New York's Village Halloween Parade is an annual holiday parade and street pageant presented the night of every Halloween (October 31) in New York City’s Greenwich Village. Stretching more than a mile, this cultural event draws two million spectators, fifty thousand costumed participants, dancers, artists and circus performers, dozens of floats bearing live bands and other musical and performing acts, and a world-wide television audience of one hundred million.
Among the parade's signature features are its pageant sized puppets - giant rod puppets "articulated" by teams of puppeteers - and its open participation to anyone in a costume who wishes to march. It is the largest public Halloween event in the United States, and the country's only major night parade. It has been called "New York's Carnival." Although the parade is currently not as informal and wild as it was in its earliest years, it is in effect still an alternative festival.
The parade has been featured in many national magazines and travel guides, and has been a subject of study by leading cultural anthropologists. According to The New York Times, "the Halloween Parade is the best entertainment the people of this City ever give the people of this City." "Absolutely anything goes," says USA Today. "Be prepared to drop your jaw."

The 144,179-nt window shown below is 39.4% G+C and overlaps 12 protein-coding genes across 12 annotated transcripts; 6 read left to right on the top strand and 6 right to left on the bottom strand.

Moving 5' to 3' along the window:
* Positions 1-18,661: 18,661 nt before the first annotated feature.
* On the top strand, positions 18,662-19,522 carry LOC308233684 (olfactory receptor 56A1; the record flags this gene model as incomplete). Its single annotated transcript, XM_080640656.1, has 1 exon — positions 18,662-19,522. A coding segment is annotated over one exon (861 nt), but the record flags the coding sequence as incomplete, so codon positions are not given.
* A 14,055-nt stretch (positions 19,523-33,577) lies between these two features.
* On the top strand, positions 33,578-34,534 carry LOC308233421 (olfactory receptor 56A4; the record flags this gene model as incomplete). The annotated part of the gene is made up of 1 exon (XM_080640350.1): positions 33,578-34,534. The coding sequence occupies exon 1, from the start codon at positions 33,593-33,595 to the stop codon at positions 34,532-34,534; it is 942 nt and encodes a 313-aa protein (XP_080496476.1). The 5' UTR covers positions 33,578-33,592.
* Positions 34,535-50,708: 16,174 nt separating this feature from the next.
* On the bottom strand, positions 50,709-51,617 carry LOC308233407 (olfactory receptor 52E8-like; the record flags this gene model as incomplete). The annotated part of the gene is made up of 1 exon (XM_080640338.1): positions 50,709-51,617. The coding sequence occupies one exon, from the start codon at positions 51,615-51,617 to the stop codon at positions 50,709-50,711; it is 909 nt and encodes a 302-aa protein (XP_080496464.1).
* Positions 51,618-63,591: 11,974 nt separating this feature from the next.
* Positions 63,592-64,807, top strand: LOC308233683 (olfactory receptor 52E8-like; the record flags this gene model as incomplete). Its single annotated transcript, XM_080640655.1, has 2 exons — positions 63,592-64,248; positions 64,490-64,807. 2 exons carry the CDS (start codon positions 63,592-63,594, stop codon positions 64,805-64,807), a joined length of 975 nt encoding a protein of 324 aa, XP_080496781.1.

Each year, a parade theme is selected by Fleming and VHP official puppet artists Alex Kahn and Sophia Michahelles as the basis for an anchoring performance at the head of the parade, and as a suggestion to inspire individual marchers throughout its course. The theme draws upon extensive research into the symbolic language and meanings underlying celebrations and rituals. The notion of Halloween as a night of transformation is often reflected in the themes, as well as ideas of self-expression and community.